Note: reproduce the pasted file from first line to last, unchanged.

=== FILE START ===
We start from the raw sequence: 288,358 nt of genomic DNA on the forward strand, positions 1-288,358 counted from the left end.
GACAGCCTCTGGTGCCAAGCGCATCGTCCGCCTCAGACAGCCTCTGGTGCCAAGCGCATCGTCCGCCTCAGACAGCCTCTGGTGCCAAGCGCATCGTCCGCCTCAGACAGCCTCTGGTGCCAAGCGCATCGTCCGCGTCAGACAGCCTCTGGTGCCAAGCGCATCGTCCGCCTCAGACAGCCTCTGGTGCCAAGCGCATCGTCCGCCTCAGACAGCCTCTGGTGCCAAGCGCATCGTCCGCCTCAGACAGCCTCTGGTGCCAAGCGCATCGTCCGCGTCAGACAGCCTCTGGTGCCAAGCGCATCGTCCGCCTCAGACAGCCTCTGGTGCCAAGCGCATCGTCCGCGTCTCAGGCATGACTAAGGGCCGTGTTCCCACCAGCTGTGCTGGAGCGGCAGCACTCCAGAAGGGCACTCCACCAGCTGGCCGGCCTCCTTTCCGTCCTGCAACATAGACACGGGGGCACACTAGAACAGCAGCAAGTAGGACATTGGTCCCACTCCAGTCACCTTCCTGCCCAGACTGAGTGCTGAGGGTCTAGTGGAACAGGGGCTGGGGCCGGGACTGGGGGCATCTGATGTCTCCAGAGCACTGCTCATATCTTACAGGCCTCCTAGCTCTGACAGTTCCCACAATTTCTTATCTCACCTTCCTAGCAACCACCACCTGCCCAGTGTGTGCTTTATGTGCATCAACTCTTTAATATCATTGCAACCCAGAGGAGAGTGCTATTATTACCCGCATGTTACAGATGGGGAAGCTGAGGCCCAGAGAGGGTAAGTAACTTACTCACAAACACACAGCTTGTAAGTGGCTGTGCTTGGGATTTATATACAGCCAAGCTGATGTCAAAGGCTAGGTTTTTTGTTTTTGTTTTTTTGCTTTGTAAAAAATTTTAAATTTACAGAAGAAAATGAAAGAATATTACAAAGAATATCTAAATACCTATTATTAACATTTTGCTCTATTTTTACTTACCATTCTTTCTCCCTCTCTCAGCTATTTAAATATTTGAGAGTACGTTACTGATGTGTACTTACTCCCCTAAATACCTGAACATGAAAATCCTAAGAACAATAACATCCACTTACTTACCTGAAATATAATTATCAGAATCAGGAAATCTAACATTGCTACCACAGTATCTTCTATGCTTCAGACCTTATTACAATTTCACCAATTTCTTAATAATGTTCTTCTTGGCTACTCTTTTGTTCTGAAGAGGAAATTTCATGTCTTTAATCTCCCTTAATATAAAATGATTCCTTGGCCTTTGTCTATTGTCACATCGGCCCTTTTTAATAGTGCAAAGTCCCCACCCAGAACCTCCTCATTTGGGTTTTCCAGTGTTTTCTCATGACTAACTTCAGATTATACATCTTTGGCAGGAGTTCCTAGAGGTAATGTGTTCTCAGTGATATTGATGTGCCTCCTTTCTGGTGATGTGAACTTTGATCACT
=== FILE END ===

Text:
We start from the raw sequence: 288,358 nt of genomic DNA on the forward strand, positions 1-288,358 counted from the left end.
GACAGCCTCTGGTGCCAAGCGCATCGTCCGCCTCAGACAGCCTCTGGTGCCAAGCGCATCGTCCGCCTCAGACAGCCTCTGGTGCCAAGCGCATCGTCCGCCTCAGACAGCCTCTGGTGCCAAGCGCATCGTCCGCGTCAGACAGCCTCTGGTGCCAAGCGCATCGTCCGCCTCAGACAGCCTCTGGTGCCAAGCGCATCGTCCGCCTCAGACAGCCTCTGGTGCCAAGCGCATCGTCCGCCTCAGACAGCCTCTGGTGCCAAGCGCATCGTCCGCGTCAGACAGCCTCTGGTGCCAAGCGCATCGTCCGCCTCAGACAGCCTCTGGTGCCAAGCGCATCGTCCGCGTCTCAGGCATGACTAAGGGCCGTGTTCCCACCAGCTGTGCTGGAGCGGCAGCACTCCAGAAGGGCACTCCACCAGCTGGCCGGCCTCCTTTCCGTCCTGCAACATAGACACGGGGGCACACTAGAACAGCAGCAAGTAGGACATTGGTCCCACTCCAGTCACCTTCCTGCCCAGACTGAGTGCTGAGGGTCTAGTGGAACAGGGGCTGGGGCCGGGACTGGGGGCATCTGATGTCTCCAGAGCACTGCTCATATCTTACAGGCCTCCTAGCTCTGACAGTTCCCACAATTTCTTATCTCACCTTCCTAGCAACCACCACCTGCCCAGTGTGTGCTTTATGTGCATCAACTCTTTAATATCATTGCAACCCAGAGGAGAGTGCTATTATTACCCGCATGTTACAGATGGGGAAGCTGAGGCCCAGAGAGGGTAAGTAACTTACTCACAAACACACAGCTTGTAAGTGGCTGTGCTTGGGATTTATATACAGCCAAGCTGATGTCAAAGGCTAGGTTTTTTGTTTTTGTTTTTTTGCTTTGTAAAAAATTTTAAATTTACAGAAGAAAATGAAAGAATATTACAAAGAATATCTAAATACCTATTATTAACATTTTGCTCTATTTTTACTTACCATTCTTTCTCCCTCTCTCAGCTATTTAAATATTTGAGAGTACGTTACTGATGTGTACTTACTCCCCTAAATACCTGAACATGAAAATCCTAAGAACAATAACATCCACTTACTTACCTGAAATATAATTATCAGAATCAGGAAATCTAACATTGCTACCACAGTATCTTCTATGCTTCAGACCTTATTACAATTTCACCAATTTCTTAATAATGTTCTTCTTGGCTACTCTTTTGTTCTGAAGAGGAAATTTCATGTCTTTAATCTCCCTTAATATAAAATGATTCCTTGGCCTTTGTCTATTGTCACATCGGCCCTTTTTAATAGTGCAAAGTCCCCACCCAGAACCTCCTCATTTGGGTTTTCCAGTGTTTTCTCATGACTAACTTCAGATTATACATCTTTGGCAGGAGTTCCTAGAGGTAATGTGTTCTCAGTGATATTGATGTGCCTCCTTTCTGGTGATGTGAACTTTGATCACT